The Potential Use of Cellular Phone Technology in Maintaining an Up–To–Date Register of Land Transactions for the Urban Poor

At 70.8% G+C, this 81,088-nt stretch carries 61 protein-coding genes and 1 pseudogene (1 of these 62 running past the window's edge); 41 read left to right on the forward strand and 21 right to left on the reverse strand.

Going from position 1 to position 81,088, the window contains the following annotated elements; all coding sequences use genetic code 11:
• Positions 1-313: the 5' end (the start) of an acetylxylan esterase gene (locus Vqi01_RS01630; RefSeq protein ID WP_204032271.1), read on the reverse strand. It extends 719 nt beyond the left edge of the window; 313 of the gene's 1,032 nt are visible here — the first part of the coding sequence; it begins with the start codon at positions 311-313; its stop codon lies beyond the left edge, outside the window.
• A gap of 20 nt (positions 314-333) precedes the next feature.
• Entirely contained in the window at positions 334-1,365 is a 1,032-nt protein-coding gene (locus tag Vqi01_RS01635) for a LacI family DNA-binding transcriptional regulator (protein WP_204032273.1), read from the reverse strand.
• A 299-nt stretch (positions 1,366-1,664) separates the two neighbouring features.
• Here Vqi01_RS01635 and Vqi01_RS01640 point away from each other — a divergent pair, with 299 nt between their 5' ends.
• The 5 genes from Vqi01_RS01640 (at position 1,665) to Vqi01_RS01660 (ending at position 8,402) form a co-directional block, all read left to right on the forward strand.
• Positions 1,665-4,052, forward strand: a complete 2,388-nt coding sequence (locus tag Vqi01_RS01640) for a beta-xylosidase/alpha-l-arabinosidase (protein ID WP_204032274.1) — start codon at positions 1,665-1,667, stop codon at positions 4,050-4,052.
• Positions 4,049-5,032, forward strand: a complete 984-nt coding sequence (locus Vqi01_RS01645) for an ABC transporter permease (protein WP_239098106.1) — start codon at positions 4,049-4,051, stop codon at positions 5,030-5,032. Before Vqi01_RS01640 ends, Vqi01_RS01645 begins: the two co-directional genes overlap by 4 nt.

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This article investigates the concept of using cell–phone technology for obtaining information about unofficial (off–register) transfers in land as are commonly undertaken by the urban poor in South Africa. Since the introduction of social housing programmes in South Africa after the democratic elections in 1994, mass land distribution and housing projects have been undertaken. Formal transfer of these properties has been discouraged by policy (such as a moratorium on transfers for a period of years), and the inaccessibility of land professionals and formal processes to the poor. From the disuse of formal transfer mechanisms one can conclude that these fail, at least in part, to meet the needs of this segment of society. Cell– (mobile) phone technology penetrates urban poverty more than other interactive technologies such as the internet, largely due to the lack of access to computers and the 'digital divide'. The aim of this article is exploratory. It investigates the potential use of cell–phone technology as a means to inform authorities that a transfer of property has taken place informally or semi–formally. Such information could pave the way for a process of formal registration and hence aid the upkeep of the deeds registration system. Research into the potential use of the cell–phone as an information and communication technology (ICT) tool of land administration, particularly in the developing world, is undertaken. It is envisaged that a more detailed investigation will follow, which will include an analysis of organisational and legislative capacity. Further study in which the use of cell–phone technology in land administration is tested, taking into consideration structural/organisational factors as well as socio–economic and cultural factors and motivating factors for use, may be required.